Mechanical engineering graduate student Brent Freestone is sowing seeds of hope abroad as part of Stony Brook University’s CentriSeed Innovations, a student-run nonprofit organization he co-founded in summer 2015. CentriSeed focuses on community improvement projects.
“CentriSeed was founded when the Stony Brook chapter of Engineers Without Borders made the decision to transition to an independent organization on campus to increase student opportunities,” said Brent.
Brent and his fellow CentriSeed innovators, Joseph Kocaj and Julian Kingston, recruited dozens of new members and completed two on-campus projects on their way to winning the Stony Brook Student Life Awards’ Best New Organization their first year in existence (2016). CentriSeed continued its successful path by being named Most Outstanding Organization (out of nearly 400 on campus) in its second year, completing two more projects along the way.
“I was able to learn how Engineers Without Borders functioned and how inexperienced chapters such as Stony Brook’s could get outbid by chapters with more experience,” said Brent. “That knowledge helped shape how CentriSeed could operate by empowering and guiding students in the local chapter in producing and completing their own projects.”
CentriSeed recently entered into formal and informal partnerships with iCreate, a faculty-run organization dedicated to fostering innovation, with the College of Engineering and Applied Sciences, and with the Global Innovation study abroad program, which Brent attended in Kenya.
“Our mission is to be a facilitator of professional skills development through innovative sustainable improvement projects spanning from our campus to developing countries,” said Brent, who met with world-renowned anthropologist Richard Leakey and his grand niece Acacia, who originated the idea for the Kenya program and served as its liaison.
As part of the College of Engineering and Applied Sciences Global Innovation Field School Brent and nine other students, a teaching assistant and instructor Rodrigo Peña-Lang traveled to the Turkana Basin Institute in Kenya to assist the Dassanech tribe. There, they helped remove fluoride from the water supply, began the process of redesigning healthcare facilities, remodeled a dormitory into a school building, helped develop an education system for the nomadic population and organized trash collection events.
“This is my favorite way to help, and the purest way,” said Brent. “We offered support for things they needed help to accomplish by demonstrating a genuine desire to achieve what’s best for them.”
Back on campus, Brent found more ways to innovate. When a fellow student reported an algae problem at Roth Pond, he and his colleagues planted 10 garden beds and a floating island as ways to remediate the algae crisis. However, they struggled to find materials available for commercial use that could survive the harsh winter weather and not harm the environment. They finally settled upon cork as the main material for the floating island with the plants growing in rock wool.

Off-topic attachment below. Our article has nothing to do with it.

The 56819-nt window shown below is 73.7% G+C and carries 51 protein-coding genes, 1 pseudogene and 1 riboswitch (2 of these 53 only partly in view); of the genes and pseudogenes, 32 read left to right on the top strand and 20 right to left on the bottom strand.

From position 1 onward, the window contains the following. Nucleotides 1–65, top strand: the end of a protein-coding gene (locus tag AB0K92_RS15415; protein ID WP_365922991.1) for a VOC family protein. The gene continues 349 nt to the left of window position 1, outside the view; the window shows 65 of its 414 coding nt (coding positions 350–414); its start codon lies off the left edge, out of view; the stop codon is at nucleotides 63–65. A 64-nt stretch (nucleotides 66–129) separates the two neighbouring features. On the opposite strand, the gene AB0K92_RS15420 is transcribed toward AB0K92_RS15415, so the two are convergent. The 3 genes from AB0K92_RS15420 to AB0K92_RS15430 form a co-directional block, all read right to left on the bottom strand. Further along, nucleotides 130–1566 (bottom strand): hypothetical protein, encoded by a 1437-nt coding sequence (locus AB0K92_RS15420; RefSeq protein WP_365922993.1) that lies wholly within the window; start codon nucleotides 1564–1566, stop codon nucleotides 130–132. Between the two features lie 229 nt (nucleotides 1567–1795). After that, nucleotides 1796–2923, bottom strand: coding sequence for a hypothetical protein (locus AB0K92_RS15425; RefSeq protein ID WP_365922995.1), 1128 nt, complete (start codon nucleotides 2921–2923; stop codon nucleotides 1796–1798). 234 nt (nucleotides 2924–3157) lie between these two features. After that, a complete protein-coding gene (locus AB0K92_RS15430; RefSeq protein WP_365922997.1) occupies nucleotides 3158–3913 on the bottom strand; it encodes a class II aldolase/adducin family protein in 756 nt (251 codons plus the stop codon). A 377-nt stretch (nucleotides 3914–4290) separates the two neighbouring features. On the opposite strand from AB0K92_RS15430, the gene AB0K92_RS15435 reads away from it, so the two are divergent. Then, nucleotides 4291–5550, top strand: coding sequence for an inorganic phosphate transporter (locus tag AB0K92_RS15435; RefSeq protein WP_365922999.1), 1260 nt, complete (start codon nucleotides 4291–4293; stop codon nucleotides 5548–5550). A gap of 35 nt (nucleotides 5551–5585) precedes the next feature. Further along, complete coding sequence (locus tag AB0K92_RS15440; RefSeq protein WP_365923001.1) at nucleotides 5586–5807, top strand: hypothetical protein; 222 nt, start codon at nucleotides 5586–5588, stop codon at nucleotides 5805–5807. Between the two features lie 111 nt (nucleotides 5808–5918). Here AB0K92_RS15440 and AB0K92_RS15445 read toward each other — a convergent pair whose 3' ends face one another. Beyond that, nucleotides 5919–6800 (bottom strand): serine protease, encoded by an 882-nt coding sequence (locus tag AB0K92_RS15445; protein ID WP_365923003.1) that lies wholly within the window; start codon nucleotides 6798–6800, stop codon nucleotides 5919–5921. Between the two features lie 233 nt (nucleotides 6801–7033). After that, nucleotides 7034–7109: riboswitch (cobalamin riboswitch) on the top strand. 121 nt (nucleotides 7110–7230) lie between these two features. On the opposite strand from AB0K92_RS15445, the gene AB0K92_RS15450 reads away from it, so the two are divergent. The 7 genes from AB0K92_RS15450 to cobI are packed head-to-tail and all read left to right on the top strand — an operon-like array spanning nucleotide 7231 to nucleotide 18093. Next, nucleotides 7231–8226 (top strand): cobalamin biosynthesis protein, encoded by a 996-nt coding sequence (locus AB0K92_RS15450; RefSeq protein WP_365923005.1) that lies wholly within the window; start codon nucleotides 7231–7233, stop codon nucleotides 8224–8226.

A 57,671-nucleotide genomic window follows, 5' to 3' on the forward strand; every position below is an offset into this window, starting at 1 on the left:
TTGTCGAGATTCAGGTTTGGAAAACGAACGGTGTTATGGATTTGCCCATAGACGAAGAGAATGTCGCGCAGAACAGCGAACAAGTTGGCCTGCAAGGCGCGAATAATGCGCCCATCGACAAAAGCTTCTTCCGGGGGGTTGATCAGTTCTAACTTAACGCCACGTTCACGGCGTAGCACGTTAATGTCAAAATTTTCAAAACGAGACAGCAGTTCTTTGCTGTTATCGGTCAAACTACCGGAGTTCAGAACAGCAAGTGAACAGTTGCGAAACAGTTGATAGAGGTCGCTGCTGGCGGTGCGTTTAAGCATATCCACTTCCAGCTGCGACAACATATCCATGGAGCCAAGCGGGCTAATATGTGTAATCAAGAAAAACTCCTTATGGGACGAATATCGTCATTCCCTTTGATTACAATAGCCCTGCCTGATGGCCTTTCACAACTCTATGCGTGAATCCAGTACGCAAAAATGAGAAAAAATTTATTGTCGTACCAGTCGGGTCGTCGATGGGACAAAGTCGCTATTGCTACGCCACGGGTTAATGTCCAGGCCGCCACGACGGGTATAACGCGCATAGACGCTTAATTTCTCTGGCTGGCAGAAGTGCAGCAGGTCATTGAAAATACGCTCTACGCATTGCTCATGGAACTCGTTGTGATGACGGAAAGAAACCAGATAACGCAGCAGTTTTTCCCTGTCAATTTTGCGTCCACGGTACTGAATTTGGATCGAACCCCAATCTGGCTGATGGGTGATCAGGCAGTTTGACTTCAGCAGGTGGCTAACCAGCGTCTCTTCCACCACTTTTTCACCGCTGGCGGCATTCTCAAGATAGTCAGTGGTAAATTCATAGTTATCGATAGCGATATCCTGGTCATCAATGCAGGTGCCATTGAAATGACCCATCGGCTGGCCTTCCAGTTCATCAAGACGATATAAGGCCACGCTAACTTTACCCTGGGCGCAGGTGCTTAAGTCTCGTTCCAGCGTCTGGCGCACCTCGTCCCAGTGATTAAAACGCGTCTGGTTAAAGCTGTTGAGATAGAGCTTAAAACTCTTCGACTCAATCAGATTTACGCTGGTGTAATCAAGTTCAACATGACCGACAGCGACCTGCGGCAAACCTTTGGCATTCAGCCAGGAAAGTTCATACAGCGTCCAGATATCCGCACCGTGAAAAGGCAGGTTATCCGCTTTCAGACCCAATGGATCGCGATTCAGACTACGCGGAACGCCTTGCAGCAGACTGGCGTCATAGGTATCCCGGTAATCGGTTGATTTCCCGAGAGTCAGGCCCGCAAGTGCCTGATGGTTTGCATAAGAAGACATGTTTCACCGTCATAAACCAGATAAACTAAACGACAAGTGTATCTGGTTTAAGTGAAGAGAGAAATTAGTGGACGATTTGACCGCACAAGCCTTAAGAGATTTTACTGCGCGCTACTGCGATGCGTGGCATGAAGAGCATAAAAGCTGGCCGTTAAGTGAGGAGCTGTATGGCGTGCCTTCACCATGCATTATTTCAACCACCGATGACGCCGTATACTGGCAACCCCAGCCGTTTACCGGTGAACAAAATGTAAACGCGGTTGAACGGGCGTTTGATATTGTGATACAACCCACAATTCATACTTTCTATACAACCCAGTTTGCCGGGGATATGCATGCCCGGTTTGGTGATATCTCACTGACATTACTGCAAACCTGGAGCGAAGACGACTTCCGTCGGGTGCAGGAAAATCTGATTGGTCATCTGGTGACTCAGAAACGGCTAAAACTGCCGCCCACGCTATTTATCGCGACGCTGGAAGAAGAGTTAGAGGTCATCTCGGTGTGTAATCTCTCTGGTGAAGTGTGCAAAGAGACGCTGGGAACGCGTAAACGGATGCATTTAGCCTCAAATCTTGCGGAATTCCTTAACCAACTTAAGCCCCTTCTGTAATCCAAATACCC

“The design still needs to be proven over time,” said Brent, who is an enthusiastic proponent of the law recently enacted in Suffolk County that requires stores to charge customers a fee of 5 cents on carryout bags.
“Plastic packaging is a frustrating problem,” he adds. “I think the biggest difficulty lies not in technology or economics but in culture. On Long Island I’ve seen very little concern for the environment, so I think somehow that culture needs to shift. Stony Brook can continue to use its reputation as a green campus to its advantage. It makes students feel as if they’re included in something exceptional by participating in this culture shift and encouraging changes in lifestyle.” (Related: Stony Brook to Participate in “Strawless Suffolk” Initiative)
“My perspective on the world was largely shaped by my parents who stressed having a positive impact on others,” said Brent. “Although I grew up volunteering, it’s not as if I am this wonderful human being who wants to give everything I have to save others. At some point, I realized that most everything I have is through exploitation of others, such as Africa by Europe. So I feel I at least owe it to others to help where it is needed and wanted and that I am not entitled to things just because of where I was born. I also love to solve problems and this provides an outlet for that,” he added.
“Engineering is a profession that works closely with individuals and communities to build technologies that improve their lives and students like Brent personify this,” said Robert Kukta, Senior Associate Dean for Education and Innovation in the College of Engineering and Applied Sciences. “Initiatives like CentriSeed and our Global Innovation Field School illustrate the guiding role of engineering in our technology-driven society, and the importance of engaging everyone–with a diversity of passions and experiences–to steer us in the right direction.”